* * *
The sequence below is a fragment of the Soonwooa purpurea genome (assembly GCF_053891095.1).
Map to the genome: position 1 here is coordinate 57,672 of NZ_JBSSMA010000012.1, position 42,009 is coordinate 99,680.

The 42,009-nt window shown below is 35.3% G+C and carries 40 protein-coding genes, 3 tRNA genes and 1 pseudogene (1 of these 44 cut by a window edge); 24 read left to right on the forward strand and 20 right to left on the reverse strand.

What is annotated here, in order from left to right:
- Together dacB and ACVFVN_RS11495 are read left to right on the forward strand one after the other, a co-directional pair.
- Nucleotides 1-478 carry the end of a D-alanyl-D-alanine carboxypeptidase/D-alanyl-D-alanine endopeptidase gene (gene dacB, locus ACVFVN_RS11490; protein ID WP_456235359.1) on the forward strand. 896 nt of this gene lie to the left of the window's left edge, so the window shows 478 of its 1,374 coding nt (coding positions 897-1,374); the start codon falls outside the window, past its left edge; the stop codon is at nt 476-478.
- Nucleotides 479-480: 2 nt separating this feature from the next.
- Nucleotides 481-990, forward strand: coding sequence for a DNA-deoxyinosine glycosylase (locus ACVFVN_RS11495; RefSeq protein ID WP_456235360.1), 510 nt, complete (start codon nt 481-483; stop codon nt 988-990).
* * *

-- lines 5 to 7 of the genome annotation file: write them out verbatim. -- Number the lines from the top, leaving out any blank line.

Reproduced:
- Together dacB and ACVFVN_RS11495 are read left to right on the forward strand one after the other, a co-directional pair.
- Nucleotides 1-478 carry the end of a D-alanyl-D-alanine carboxypeptidase/D-alanyl-D-alanine endopeptidase gene (gene dacB, locus ACVFVN_RS11490; protein ID WP_456235359.1) on the forward strand. 896 nt of this gene lie to the left of the window's left edge, so the window shows 478 of its 1,374 coding nt (coding positions 897-1,374); the start codon falls outside the window, past its left edge; the stop codon is at nt 476-478.
- Nucleotides 479-480: 2 nt separating this feature from the next.